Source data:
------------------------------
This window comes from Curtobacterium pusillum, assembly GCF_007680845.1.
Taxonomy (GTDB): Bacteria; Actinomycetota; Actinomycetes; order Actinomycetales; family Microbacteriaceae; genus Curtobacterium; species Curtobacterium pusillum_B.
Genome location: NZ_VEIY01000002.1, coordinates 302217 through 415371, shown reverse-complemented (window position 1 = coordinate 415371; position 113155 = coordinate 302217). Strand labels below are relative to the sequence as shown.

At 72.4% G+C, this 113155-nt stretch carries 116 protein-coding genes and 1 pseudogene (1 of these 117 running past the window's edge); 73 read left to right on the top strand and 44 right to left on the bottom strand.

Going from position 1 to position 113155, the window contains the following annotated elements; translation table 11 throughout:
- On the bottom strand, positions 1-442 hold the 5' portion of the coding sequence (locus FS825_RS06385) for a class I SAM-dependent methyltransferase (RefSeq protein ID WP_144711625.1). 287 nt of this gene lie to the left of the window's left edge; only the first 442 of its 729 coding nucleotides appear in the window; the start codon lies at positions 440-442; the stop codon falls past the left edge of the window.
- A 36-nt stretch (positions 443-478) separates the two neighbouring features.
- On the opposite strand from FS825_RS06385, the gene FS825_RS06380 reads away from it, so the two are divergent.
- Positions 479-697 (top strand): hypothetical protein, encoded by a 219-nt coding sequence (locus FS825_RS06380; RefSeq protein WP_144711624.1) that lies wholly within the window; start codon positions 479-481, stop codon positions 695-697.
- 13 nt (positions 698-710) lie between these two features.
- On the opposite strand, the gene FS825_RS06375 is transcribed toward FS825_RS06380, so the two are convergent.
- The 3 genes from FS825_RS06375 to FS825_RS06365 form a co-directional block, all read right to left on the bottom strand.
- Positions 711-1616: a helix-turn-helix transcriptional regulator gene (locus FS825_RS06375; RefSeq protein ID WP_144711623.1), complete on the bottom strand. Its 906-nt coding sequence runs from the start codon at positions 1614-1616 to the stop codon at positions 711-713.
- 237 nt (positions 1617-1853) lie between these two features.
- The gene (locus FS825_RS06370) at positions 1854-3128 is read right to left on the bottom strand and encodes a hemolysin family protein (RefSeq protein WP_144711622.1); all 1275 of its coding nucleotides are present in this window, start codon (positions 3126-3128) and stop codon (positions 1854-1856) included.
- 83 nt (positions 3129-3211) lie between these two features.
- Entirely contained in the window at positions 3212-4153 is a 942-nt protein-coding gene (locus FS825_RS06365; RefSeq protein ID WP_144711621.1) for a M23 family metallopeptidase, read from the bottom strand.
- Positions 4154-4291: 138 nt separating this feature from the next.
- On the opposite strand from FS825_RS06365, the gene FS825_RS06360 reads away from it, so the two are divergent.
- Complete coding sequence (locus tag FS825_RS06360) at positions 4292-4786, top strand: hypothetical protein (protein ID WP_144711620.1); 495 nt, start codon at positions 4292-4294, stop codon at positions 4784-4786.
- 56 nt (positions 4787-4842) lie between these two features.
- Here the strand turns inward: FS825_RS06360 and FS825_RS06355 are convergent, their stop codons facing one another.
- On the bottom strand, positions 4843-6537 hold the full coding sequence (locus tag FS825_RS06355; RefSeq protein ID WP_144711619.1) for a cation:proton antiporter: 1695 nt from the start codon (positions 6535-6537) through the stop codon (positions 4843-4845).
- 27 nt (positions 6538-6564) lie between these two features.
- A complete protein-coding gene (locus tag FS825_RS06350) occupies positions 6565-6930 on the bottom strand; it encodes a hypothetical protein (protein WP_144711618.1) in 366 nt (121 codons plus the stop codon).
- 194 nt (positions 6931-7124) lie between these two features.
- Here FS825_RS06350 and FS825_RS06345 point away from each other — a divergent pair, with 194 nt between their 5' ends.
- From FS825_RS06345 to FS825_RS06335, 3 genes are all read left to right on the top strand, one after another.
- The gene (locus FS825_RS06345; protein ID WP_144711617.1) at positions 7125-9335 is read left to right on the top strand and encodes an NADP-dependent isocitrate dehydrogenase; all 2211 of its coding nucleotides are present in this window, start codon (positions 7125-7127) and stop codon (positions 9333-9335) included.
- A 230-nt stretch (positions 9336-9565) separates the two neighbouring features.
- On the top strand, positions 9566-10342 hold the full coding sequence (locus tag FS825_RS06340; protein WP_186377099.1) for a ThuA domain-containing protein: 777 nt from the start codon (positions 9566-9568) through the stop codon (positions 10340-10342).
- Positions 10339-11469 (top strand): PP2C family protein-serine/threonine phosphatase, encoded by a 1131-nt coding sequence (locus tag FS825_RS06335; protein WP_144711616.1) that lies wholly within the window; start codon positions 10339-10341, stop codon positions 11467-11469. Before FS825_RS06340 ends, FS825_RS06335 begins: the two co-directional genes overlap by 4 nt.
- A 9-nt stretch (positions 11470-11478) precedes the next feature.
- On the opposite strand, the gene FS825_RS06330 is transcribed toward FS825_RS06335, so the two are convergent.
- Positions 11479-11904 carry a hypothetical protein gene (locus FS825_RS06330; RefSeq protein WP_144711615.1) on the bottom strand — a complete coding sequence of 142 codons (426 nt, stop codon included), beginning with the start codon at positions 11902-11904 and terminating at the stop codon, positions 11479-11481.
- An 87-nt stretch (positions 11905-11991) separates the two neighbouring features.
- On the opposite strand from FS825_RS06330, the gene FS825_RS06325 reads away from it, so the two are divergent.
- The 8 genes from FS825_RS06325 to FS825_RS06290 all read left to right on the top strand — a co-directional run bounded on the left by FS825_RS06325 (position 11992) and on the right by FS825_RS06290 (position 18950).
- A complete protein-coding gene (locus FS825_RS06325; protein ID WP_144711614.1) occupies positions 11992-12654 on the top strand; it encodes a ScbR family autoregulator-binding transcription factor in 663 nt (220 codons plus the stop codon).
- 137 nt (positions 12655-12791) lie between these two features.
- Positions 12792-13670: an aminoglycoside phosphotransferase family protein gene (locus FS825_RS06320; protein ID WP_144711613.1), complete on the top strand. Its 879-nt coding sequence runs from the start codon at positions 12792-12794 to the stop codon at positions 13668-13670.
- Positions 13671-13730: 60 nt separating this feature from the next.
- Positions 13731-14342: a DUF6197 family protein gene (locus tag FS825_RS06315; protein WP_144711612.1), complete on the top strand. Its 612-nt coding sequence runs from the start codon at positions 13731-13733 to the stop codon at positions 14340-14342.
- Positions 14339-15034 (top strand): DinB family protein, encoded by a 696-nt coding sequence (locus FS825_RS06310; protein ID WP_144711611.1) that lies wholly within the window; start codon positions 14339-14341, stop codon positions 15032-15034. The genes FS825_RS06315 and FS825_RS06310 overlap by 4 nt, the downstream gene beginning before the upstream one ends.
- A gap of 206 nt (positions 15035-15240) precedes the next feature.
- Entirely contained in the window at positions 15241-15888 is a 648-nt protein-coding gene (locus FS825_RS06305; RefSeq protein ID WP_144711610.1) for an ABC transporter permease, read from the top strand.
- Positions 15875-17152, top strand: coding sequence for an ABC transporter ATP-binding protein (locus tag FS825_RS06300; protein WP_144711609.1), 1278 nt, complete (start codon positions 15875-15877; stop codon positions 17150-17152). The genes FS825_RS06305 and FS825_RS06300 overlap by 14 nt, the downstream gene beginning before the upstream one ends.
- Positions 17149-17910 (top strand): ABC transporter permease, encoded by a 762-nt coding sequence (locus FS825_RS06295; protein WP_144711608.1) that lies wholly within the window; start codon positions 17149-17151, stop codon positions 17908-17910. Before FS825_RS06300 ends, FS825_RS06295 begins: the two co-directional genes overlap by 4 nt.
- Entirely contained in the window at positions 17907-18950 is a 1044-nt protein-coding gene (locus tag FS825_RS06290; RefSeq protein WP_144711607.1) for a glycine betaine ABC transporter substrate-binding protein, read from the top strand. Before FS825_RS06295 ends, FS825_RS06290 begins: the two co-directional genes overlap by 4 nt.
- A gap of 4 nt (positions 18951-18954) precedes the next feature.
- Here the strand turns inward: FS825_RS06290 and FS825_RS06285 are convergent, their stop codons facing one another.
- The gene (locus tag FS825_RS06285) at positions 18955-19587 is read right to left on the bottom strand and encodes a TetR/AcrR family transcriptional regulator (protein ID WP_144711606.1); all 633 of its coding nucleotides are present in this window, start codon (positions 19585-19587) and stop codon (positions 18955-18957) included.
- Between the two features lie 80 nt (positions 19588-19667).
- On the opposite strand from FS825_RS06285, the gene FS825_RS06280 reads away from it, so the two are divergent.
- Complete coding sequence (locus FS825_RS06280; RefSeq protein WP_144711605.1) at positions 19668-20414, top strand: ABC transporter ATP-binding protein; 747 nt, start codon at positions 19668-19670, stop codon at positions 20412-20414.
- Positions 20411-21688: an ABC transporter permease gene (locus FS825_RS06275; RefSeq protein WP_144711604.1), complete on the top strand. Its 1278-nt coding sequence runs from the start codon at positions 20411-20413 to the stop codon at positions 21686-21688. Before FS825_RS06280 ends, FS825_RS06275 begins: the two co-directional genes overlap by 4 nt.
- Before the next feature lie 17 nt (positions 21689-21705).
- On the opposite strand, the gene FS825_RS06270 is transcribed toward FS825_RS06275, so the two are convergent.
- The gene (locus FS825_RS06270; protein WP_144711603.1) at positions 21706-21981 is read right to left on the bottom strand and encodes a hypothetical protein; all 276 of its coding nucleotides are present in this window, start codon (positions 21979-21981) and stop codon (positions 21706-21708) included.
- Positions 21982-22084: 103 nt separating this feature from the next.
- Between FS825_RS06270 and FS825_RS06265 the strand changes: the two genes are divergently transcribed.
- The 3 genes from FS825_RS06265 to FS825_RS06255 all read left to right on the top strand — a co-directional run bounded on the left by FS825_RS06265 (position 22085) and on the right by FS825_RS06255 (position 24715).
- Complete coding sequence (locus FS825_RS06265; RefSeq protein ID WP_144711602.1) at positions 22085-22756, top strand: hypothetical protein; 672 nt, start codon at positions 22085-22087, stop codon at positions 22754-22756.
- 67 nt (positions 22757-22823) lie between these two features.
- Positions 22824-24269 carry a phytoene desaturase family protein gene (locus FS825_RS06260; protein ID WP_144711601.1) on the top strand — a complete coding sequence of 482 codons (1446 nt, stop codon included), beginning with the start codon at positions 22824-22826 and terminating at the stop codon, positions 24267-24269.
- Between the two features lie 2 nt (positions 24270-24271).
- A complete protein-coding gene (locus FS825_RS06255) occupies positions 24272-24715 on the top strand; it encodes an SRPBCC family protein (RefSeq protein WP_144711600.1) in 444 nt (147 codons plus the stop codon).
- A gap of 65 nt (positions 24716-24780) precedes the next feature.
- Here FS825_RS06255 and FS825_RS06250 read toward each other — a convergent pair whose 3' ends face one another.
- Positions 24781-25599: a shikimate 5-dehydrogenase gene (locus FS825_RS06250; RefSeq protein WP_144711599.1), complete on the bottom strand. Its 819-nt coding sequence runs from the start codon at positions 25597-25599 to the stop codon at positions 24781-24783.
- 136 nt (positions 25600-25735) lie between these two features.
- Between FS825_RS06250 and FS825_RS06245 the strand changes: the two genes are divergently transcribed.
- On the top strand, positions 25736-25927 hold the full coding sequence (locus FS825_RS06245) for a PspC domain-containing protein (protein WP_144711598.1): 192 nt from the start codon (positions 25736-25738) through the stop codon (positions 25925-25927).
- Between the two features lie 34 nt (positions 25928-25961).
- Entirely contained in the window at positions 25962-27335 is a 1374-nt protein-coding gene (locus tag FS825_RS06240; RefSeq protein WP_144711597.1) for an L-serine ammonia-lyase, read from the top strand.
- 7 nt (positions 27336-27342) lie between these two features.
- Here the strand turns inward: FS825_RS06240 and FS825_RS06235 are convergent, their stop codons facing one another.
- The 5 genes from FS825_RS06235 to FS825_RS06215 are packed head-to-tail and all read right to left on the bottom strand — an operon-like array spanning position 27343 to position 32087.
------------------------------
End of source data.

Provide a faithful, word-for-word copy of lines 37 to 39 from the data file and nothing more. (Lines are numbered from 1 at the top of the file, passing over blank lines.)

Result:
- On the opposite strand from FS825_RS06330, the gene FS825_RS06325 reads away from it, so the two are divergent.
- The 8 genes from FS825_RS06325 to FS825_RS06290 all read left to right on the top strand — a co-directional run bounded on the left by FS825_RS06325 (position 11992) and on the right by FS825_RS06290 (position 18950).
- A complete protein-coding gene (locus FS825_RS06325; protein ID WP_144711614.1) occupies positions 11992-12654 on the top strand; it encodes a ScbR family autoregulator-binding transcription factor in 663 nt (220 codons plus the stop codon).